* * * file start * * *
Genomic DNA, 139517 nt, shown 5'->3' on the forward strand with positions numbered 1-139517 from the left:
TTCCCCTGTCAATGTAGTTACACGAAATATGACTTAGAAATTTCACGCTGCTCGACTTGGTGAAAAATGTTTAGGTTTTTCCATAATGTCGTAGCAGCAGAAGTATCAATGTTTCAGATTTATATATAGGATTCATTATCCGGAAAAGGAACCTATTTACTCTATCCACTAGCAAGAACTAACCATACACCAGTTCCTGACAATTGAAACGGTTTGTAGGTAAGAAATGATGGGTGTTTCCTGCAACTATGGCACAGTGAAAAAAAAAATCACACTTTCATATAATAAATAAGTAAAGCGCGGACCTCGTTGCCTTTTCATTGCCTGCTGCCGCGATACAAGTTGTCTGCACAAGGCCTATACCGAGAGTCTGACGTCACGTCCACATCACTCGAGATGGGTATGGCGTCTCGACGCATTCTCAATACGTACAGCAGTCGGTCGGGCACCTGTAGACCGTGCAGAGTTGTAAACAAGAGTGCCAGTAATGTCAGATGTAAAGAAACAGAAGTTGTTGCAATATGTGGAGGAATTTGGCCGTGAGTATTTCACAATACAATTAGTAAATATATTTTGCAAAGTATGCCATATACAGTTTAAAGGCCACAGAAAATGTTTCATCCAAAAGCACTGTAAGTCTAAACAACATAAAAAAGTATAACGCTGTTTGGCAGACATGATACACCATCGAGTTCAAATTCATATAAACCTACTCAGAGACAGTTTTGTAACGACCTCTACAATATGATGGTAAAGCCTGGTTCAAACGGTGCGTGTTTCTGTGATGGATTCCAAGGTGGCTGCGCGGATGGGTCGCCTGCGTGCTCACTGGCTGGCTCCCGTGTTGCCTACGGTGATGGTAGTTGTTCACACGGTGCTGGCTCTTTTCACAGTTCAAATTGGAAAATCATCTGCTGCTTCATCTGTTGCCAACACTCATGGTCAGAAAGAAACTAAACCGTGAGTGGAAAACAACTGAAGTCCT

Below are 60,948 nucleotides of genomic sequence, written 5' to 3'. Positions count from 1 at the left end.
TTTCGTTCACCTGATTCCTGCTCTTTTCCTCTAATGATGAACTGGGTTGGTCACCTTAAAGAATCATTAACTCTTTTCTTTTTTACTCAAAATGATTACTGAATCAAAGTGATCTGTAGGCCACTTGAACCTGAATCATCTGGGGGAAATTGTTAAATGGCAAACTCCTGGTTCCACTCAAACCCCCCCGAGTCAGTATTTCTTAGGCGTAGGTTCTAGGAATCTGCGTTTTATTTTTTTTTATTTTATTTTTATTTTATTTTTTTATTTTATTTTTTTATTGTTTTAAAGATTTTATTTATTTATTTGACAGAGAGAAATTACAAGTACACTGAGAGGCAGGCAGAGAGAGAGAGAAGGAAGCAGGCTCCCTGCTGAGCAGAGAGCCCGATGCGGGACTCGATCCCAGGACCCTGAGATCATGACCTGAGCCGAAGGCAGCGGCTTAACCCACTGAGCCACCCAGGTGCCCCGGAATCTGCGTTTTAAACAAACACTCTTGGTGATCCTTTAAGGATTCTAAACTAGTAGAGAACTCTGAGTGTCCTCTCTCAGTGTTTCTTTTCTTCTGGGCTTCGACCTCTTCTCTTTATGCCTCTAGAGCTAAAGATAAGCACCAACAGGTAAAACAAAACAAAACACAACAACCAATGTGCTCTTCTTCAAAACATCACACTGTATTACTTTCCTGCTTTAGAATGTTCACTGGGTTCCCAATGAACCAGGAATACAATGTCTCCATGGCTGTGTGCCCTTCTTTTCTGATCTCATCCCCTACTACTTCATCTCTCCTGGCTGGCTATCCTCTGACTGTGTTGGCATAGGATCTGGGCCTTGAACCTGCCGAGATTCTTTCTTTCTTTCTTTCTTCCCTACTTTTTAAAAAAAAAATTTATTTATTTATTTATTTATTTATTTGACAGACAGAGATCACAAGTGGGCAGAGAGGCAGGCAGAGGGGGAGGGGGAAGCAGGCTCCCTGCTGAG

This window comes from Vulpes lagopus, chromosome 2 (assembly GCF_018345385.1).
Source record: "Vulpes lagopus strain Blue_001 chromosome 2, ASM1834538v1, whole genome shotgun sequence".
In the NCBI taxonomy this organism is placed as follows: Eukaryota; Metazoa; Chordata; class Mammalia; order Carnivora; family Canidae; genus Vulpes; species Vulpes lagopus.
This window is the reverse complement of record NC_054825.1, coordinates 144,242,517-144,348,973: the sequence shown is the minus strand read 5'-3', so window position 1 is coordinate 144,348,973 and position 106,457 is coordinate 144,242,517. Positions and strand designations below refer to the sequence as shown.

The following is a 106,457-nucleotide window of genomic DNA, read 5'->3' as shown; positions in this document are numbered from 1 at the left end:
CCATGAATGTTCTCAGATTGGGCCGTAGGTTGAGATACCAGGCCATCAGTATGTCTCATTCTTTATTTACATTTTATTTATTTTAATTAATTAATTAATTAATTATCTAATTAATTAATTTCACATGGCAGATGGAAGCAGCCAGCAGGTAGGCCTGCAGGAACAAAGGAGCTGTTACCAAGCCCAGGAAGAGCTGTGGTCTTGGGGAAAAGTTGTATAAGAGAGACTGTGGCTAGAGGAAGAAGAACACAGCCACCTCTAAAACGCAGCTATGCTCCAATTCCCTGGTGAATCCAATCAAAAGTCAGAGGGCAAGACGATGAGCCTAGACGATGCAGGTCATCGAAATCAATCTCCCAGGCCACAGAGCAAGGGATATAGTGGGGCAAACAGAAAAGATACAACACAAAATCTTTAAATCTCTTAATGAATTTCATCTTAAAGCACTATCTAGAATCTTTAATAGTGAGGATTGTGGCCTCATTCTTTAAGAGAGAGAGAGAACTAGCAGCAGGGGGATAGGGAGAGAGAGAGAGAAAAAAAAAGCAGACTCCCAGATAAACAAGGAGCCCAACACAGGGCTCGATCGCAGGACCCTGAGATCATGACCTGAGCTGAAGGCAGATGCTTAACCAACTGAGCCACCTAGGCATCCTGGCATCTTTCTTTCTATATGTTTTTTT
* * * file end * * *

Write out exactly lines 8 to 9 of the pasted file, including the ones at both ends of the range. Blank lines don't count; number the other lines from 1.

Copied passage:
This window is the reverse complement of record NC_054825.1, coordinates 144,242,517-144,348,973: the sequence shown is the minus strand read 5'-3', so window position 1 is coordinate 144,348,973 and position 106,457 is coordinate 144,242,517. Positions and strand designations below refer to the sequence as shown.

The following is a 106,457-nucleotide window of genomic DNA, read 5'->3' as shown; positions in this document are numbered from 1 at the left end: